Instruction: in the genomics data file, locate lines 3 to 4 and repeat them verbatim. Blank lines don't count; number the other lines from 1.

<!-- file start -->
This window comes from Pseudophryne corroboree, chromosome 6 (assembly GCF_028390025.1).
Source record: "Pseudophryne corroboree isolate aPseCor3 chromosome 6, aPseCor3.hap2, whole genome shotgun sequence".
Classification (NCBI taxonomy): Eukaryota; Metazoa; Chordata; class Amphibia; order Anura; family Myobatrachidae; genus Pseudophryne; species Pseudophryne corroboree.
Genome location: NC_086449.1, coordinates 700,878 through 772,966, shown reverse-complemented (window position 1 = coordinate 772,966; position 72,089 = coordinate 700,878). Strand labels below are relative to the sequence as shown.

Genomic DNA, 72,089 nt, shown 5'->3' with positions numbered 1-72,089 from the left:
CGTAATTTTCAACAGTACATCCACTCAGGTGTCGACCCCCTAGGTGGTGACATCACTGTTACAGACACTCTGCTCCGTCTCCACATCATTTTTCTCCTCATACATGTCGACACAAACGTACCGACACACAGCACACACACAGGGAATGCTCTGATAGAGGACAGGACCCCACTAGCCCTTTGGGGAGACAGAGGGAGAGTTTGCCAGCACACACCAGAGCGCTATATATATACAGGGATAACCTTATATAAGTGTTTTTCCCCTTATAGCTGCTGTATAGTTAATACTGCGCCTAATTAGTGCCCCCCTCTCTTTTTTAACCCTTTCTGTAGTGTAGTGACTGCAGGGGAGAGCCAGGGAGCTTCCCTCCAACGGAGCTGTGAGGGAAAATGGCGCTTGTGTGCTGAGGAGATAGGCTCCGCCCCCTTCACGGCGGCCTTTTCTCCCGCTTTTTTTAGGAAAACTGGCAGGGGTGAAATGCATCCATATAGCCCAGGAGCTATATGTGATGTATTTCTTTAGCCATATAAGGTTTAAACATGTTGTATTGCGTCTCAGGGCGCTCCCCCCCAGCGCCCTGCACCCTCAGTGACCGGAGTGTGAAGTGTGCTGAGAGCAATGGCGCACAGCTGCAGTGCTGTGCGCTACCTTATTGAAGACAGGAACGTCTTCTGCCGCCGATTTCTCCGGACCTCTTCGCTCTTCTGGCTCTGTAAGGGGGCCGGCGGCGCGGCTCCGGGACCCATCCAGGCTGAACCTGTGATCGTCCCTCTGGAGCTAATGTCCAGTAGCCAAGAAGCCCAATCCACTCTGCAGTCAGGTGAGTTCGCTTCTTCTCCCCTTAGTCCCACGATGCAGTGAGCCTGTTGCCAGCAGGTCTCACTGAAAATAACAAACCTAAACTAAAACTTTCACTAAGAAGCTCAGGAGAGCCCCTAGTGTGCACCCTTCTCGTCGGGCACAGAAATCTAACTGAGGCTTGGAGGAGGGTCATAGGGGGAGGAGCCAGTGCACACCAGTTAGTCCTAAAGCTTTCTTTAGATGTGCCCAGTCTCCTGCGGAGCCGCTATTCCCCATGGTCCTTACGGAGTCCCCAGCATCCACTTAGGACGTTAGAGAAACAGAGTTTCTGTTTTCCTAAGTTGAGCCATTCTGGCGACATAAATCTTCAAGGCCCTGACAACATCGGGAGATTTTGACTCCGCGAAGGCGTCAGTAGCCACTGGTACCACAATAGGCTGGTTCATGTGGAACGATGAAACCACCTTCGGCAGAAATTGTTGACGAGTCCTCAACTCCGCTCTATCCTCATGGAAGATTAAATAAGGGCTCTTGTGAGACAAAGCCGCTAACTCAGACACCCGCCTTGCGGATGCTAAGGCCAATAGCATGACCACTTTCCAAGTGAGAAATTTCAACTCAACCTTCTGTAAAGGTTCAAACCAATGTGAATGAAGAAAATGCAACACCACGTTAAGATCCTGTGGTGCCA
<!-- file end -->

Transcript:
Classification (NCBI taxonomy): Eukaryota; Metazoa; Chordata; class Amphibia; order Anura; family Myobatrachidae; genus Pseudophryne; species Pseudophryne corroboree.
Genome location: NC_086449.1, coordinates 700,878 through 772,966, shown reverse-complemented (window position 1 = coordinate 772,966; position 72,089 = coordinate 700,878). Strand labels below are relative to the sequence as shown.